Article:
kpieth commented Oct 23, 2015

Yes we are talking about migration mode. A well aligned partition gets bad aligned after rear recovery. If no resizing is done, everything is at it was. We use rear for installing new machines(VM and Hardware). My machines usually run virtualized and so have several layers of storage under it. Alignment really has a performance impact.

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gdha Sep 7, 2016

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added it to the sponsor list - close it

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gdha commented Sep 7, 2016

added it to the sponsor list - close it

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jsmeix Feb 13, 2018

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Right now the following is mainly only an offhanded guess
but perhaps I may have found the root cause of this issue:

With bigger replacement disk size one gets partitions recreated
with some automatically resized partitions via
usr/share/rear/layout/prepare/default/400_autoresize_disks.sh
which evenly distribute the size changes on byte values so that
the automatically resized partitions can be arbitrarily badly aligned.

Later some partition alignment happens in
usr/share/rear/layout/prepare/GNU/Linux/100_include_partition_code.sh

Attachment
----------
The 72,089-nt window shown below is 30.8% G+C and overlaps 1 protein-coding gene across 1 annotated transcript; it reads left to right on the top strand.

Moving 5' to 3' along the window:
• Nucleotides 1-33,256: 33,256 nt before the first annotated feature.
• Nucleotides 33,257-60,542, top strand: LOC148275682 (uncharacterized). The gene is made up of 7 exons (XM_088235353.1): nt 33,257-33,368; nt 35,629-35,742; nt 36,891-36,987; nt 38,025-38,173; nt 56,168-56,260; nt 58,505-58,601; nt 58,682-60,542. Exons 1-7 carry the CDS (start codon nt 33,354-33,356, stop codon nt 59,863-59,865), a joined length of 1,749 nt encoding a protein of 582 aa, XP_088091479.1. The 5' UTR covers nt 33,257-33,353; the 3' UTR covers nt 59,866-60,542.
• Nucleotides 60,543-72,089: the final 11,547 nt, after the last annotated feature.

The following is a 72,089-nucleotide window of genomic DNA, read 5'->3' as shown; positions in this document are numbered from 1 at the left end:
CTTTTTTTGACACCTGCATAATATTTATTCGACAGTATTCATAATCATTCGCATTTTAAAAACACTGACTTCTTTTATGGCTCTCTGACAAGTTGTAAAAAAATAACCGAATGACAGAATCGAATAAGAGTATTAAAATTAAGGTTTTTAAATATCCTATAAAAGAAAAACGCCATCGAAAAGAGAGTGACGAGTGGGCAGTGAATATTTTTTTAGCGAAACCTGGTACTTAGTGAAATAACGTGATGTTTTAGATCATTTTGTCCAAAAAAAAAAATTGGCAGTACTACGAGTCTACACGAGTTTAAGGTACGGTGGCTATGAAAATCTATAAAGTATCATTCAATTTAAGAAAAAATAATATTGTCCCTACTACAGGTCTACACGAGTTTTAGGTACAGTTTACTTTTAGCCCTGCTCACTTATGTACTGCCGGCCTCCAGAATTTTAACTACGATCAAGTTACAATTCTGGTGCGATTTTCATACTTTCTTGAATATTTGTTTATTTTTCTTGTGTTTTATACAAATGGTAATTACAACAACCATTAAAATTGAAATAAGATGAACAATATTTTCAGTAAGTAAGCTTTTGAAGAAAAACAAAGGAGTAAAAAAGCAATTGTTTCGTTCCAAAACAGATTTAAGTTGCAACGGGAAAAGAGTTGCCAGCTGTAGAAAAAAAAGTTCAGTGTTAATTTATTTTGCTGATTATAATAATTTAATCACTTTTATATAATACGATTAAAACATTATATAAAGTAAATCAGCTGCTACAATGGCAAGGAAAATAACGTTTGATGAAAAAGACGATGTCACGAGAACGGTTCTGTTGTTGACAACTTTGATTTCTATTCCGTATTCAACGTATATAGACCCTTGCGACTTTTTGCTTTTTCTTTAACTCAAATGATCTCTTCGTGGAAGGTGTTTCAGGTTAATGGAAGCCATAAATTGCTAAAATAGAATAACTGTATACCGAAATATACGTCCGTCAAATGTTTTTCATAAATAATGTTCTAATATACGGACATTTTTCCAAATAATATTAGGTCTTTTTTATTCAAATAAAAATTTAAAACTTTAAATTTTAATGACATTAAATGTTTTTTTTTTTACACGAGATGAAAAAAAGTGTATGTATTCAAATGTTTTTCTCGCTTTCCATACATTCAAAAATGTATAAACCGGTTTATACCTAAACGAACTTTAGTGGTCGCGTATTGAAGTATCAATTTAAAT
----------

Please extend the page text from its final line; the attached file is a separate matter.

where my offhanded guess is the alignment is something like 1 MiB
because of the '/ 1024 / 1024' in the code
but perhaps one may even get only 1 Byte as alignment
in case of FEATURE_PARTED_ANYUNIT which may finally
explain the root cause behind this issue.

Summary from my current point of view:

With same replacement disk size one gets partitions recreated
at the exact same byte values as they have been on the original system
which is the right behaviour because ReaR is first and foremost meant
to recreate a system as much as possible exactly as it was before.

In contrast with bigger replacement disk size one may get
automatically resized partitions that can be arbitrarily badly aligned.

I think even with bigger replacement disk size the default should also be
to get partitions recreated at the exact same byte values
as they have been on the original system so that by default one gets